ton often show gradualistic patterns of evolution and speciation. Marine invertebrates from continental shelves tend to exhibit punctuational patterns. Terrestrial vertebrates, at least where the fossil record allows speciation patterns to be identified, present a variety of patterns, but no records of gradual speciation events exist.
Age (million years)
Age (million years)
One way of establishing the relative roles of gradual evolutionary changes and abrupt shifts associated with speciation events is to look at morphological diversity through time. Under anagenesis, morphological variance increases with time (Raup and Gould 1974); under cladogenesis, it increases with the logarithm of the number of species (Foote 1996). Species diversity and time are themselves correlated, but multiple regression analysis can pick out their relative contributions. One such study investigated the effects of time and species number on morphological diversity within clades of 106 passerine bird species (Ricklefs 2004). The results demonstrated unequivocally that the number of species wields a strong influence upon morphological variance independently of time, and that time has no unique effect. They led to the conclusion that morphological evolution in the passerine bird species studied is associated with cladogenesis. However, it is important to note that the strong association between species numbers and morphological diversity does not automatically mean that punctuated equilibrium played a role in passerine bird evolution. Speciation may foster evolutionary diversification in a roundabout way by establishing selection for divergent evolution in evolutionary independent lineages. Therefore, divergent evolution could occur gradually over long periods after lineage splitting, and not necessarily abruptly as new species from in small and peripherally isolated populations that perforce rapidly reorganize their gene pools.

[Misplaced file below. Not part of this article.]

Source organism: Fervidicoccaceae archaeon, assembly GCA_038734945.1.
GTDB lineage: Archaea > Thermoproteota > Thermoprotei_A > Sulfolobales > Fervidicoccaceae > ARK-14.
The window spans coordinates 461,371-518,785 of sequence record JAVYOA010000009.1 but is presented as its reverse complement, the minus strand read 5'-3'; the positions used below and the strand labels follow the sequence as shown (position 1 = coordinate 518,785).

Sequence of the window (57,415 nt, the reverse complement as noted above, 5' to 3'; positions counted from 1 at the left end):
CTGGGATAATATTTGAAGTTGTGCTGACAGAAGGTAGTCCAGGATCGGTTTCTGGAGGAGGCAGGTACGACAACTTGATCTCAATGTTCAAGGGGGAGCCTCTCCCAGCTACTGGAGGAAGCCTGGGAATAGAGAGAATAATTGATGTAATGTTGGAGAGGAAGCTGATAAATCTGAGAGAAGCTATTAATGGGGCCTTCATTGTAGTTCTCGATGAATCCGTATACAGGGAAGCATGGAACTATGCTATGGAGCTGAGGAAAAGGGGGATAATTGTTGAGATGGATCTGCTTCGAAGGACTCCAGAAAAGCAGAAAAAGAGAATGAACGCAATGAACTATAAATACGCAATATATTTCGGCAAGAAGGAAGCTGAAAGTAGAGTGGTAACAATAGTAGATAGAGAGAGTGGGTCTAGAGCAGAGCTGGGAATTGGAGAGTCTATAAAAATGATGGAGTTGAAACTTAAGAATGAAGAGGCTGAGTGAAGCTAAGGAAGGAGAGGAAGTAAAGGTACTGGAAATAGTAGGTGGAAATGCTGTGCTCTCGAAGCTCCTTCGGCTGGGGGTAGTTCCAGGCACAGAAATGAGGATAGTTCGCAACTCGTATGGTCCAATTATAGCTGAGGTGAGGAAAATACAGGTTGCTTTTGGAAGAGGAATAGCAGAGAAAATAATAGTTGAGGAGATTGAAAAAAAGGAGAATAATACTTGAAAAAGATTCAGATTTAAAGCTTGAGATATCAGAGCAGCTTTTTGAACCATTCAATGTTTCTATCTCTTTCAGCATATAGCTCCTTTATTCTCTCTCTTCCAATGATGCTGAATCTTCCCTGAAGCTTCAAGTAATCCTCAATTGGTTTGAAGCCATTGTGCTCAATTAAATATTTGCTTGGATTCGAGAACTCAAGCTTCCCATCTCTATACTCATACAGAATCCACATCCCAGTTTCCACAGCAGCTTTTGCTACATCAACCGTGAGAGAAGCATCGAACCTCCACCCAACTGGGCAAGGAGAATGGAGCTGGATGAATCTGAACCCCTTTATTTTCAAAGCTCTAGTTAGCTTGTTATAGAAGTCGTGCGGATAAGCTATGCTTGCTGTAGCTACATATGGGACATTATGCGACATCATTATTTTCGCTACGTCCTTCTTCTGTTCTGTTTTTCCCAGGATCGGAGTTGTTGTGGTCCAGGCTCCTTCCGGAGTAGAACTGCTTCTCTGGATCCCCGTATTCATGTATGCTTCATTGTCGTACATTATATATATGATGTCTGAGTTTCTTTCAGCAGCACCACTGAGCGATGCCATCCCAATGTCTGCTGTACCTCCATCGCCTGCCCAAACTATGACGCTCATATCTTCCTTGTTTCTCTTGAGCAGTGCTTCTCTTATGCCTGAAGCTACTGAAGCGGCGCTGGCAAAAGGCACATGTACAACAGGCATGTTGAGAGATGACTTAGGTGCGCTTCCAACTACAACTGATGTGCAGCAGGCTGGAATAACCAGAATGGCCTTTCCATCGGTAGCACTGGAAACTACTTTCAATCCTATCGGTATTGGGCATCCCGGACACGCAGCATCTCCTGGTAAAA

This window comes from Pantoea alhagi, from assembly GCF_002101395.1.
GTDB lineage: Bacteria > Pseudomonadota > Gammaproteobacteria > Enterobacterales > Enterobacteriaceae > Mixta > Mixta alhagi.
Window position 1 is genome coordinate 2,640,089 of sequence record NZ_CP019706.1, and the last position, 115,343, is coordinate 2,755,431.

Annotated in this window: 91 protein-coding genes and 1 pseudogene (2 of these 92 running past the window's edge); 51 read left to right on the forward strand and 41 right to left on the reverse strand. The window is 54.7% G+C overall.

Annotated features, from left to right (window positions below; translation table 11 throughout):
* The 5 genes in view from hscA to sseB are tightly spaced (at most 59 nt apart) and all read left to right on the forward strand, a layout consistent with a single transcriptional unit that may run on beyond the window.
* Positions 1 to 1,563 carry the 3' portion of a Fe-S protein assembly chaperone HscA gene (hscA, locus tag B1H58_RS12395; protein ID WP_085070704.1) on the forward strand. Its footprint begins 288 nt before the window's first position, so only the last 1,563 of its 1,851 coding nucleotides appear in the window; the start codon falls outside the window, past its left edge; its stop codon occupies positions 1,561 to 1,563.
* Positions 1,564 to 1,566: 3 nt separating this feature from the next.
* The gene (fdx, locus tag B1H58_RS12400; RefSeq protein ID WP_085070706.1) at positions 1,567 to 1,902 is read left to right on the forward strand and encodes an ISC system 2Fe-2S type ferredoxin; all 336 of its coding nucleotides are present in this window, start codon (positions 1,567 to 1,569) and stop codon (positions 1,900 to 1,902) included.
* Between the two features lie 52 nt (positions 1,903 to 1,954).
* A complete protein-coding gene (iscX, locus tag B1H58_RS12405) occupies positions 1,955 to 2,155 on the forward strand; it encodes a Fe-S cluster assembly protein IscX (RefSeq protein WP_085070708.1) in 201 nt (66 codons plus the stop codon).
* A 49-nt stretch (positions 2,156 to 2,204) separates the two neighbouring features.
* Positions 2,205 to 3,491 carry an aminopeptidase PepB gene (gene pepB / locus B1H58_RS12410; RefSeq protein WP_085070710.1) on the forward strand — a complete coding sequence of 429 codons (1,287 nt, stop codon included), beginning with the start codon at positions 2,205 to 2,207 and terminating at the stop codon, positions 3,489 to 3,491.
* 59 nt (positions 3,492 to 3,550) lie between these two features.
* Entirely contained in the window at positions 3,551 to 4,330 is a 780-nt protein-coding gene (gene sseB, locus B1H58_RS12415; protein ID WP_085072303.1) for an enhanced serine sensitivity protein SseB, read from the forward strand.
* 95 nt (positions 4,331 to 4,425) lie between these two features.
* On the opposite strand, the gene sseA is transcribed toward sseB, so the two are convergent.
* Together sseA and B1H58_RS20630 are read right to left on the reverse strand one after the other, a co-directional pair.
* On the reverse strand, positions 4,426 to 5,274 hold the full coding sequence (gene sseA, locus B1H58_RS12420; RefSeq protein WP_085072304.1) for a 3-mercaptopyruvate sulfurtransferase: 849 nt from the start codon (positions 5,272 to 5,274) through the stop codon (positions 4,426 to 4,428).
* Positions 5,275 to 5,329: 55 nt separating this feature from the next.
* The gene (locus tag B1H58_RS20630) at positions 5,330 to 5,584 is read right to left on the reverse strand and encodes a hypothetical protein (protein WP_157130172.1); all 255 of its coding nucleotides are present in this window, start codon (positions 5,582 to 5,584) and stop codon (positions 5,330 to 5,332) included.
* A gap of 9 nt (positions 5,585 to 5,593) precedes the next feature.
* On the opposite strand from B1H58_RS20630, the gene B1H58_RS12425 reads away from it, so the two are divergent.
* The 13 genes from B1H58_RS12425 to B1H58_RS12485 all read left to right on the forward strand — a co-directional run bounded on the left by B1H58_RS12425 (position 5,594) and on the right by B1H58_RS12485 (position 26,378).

A study of ratite evolution used permutational multiple phylogenetic regression to compare phyletic and phylogenetic models (Cubo 2003). Jorge Cubo measured bone characters of humerus, femur, ulna, radius, and tibiotarsus for three greater rheas (Rhea americana), three lesser rheas (R. pennata), three ostriches (Struthio camelus), two emus (Dromaius novaehollandiae), two southern cassowaries (Casuarius casuarius), one dwarf cassowary (C. bennetti), two northern cassowaries (C. unappendiculatus), three brown kiwis (Apteryx australis), and one little spotted kiwi (A. owenii). For the range of morphological features investigated, evolutionary change tends to have been speciational rather than gradual. The speciational model explained morphological variation in humerus shape, ulna shape, radius shape, and the variation of the wing-length-leg-length ratio.
Other studies find no evidence of cladogenesis in particular lineages. The evolution of cranial capacities in the genus Homo, using 94 cranial samples for the period 1.8 million yeas ago to 50,000 years ago, shows no signs of punctuated equilibrium (Lee and Wolpoff 2003).